Central banks at a crossroads and any move to deal with rising inflation will only be cosmetic - Degussa
(Kitco News) - Central banks are at a perilous crossroads as they must deal with rising inflation pressures and make sure that the global economy remains strong.
In a recent report, Thorsten Polleit, chief economist at Degussa, said that it's only a matter of time before investors turn back to gold as central banks try to walk a precarious line between economic growth and inflation.
"The exchange value of gold and silver cannot be permanently manipulated downwards by central banks, especially not when times get really hard. What is more, physical gold and silver do not – in contrast to bank deposits – carry a counterparty or default risk. Last but not least, physical gold and silver make the investor independent from the financial system, its trading hours, settlement and delivery procedures and costs," he said in the report.
For most of 2021, investors have avoided the gold market as central banks, led by the Federal Reserve, look to shift their monetary policies. The Federal Reserve is looking to reduce its monthly bond purchases before the end of the year. Markets also see the potential for the U.S. central bank to raise interest rates before the second half of next year.
These hawkish expectations are keeping gold prices trapped below $1,800 an ounce.
However, Polleit said that investors are starting to realize that the Federal Reserve has itself been trapped by its monetary policy. He explained that any meaningful tightening could prove to be disastrous for the economy and financial markets.
"It should be clear that a monetary policy of interest rate hikes and containment of credit and money supply expansion would be tantamount to an earthquake for the global economic and financial system – because the latest economic recovery has been driven by extremely low interest rates and a most generous supply of credit and money," he said. "If central banks meant business and were to combat price inflation by raising interest rates back to 'normal levels,' a recession-depression would be inevitable."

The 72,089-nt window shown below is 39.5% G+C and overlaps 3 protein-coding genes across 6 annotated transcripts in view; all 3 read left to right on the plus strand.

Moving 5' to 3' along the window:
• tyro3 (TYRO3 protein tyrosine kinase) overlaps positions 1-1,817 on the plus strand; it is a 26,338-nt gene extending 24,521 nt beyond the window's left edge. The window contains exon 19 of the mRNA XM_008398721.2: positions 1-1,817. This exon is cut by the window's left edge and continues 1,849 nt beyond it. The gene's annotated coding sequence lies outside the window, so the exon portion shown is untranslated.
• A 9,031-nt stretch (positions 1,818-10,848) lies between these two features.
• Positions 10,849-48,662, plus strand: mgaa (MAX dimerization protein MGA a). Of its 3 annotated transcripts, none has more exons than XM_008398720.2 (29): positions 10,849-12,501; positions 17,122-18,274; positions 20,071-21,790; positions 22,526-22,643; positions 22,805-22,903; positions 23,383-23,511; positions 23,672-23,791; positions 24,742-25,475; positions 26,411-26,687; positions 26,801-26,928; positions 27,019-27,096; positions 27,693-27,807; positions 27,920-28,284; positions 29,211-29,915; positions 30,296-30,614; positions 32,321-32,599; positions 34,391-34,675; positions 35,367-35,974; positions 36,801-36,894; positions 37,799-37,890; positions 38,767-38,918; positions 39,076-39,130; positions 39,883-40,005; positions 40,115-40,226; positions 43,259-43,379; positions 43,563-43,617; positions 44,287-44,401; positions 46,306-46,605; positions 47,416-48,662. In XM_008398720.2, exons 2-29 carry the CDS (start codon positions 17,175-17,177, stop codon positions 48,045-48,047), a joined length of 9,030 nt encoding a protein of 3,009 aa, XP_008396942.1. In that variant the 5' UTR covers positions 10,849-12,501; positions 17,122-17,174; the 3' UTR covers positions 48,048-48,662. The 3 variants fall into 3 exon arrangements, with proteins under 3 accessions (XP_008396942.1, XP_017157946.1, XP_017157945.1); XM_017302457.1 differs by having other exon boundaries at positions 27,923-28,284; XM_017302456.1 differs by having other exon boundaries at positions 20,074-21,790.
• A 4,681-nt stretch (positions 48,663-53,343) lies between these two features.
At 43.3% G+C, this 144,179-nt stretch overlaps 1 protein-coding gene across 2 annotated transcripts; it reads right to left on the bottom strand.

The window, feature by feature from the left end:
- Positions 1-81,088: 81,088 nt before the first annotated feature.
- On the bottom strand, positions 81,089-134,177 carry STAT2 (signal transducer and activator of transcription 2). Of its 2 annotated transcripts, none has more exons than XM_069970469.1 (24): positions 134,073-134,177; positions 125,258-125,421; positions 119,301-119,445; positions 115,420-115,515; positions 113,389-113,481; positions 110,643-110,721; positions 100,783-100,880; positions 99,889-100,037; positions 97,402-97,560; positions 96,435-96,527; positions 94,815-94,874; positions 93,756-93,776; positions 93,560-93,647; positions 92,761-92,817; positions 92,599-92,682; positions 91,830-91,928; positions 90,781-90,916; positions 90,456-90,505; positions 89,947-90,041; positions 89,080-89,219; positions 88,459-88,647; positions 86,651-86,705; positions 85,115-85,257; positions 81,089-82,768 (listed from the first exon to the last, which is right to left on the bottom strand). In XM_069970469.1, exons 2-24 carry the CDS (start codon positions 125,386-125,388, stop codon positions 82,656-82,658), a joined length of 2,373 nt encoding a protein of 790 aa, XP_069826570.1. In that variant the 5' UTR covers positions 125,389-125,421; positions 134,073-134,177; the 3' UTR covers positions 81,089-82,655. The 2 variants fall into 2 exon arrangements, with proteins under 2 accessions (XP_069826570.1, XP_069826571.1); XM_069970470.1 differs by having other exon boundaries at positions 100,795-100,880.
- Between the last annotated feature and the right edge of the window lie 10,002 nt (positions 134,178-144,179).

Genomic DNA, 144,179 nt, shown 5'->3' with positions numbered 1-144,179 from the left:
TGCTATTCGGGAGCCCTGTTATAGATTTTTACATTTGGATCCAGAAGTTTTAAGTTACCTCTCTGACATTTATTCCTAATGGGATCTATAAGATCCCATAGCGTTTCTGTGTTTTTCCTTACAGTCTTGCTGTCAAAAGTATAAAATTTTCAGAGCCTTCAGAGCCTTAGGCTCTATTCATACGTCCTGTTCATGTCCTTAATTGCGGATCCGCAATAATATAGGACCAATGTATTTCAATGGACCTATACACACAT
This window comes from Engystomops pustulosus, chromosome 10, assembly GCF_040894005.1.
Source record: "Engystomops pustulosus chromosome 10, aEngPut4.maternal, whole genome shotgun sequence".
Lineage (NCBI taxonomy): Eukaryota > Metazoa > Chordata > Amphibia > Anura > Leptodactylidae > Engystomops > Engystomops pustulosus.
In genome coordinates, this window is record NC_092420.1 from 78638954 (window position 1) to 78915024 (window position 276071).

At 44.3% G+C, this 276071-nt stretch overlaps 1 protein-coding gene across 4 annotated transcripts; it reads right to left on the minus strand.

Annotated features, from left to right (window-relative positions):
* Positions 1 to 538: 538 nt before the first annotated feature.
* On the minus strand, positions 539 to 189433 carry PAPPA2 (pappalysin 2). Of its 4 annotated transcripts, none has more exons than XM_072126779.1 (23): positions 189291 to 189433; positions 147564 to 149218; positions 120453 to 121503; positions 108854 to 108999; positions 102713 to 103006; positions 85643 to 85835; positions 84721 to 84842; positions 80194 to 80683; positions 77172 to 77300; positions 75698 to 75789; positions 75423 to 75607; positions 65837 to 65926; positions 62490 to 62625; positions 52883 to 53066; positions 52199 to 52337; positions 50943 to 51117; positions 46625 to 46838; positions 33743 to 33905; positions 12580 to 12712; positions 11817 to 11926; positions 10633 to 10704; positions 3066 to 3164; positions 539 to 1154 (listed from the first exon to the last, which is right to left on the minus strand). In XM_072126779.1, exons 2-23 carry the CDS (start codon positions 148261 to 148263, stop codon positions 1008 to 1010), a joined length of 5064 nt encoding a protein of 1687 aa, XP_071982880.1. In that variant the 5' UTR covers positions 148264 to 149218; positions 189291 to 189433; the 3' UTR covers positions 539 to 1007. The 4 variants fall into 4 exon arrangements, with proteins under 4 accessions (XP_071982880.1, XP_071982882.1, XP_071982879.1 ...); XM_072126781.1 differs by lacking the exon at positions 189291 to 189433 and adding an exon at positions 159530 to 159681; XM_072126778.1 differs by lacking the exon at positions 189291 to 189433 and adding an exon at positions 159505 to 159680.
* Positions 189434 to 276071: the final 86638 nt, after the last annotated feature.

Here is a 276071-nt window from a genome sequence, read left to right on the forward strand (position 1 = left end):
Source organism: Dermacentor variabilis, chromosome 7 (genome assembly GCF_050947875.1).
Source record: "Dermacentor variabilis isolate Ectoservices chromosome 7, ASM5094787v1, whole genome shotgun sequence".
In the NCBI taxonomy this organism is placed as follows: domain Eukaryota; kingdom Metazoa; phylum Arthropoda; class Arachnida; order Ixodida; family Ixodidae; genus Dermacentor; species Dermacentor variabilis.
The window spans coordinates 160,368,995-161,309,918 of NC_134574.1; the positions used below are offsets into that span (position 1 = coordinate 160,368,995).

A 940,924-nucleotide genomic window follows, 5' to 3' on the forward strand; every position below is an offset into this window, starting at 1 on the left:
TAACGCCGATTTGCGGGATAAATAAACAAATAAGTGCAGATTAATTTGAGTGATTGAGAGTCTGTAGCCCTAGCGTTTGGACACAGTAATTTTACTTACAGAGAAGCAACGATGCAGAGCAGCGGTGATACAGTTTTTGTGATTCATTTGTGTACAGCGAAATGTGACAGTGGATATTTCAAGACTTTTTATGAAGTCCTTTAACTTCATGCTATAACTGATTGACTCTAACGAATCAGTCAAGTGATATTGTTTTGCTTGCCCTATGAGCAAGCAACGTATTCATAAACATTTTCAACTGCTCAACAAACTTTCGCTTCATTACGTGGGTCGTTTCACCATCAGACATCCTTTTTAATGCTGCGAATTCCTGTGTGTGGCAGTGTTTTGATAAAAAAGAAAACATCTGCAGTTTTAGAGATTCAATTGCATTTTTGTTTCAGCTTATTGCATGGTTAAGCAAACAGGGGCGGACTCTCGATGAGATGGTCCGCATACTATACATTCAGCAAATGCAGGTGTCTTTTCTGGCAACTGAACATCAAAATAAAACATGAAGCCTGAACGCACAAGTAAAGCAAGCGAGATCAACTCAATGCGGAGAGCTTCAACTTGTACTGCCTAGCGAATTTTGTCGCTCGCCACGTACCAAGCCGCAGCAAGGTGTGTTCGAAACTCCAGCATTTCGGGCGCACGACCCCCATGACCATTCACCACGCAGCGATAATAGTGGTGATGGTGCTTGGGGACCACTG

Polleit said that he expects any central bank tightening to be "cosmetic" in nature and that real interest rates are unlikely to see a material rise from their recent historical lows.
"Global debt levels are already crushingly high, and many borrowers could not survive in an environment of higher real borrowing costs," he said.
In the current environment, Polliet said that when it comes to rising pressure pressures, the best investors can hope for is that it doesn't spiral out of control.
Global debt levels are already crushingly high, and many borrowers could not survive in an environment of higher real borrowing costs.
"Adding physical gold and silver to your portfolio at current prices makes perfect sense to those long-term oriented investors who share the view that central banking has actually arrived at a crossroads – and those who believe that the most likely scenario is the inflationary regime continuing to push its limits," he said.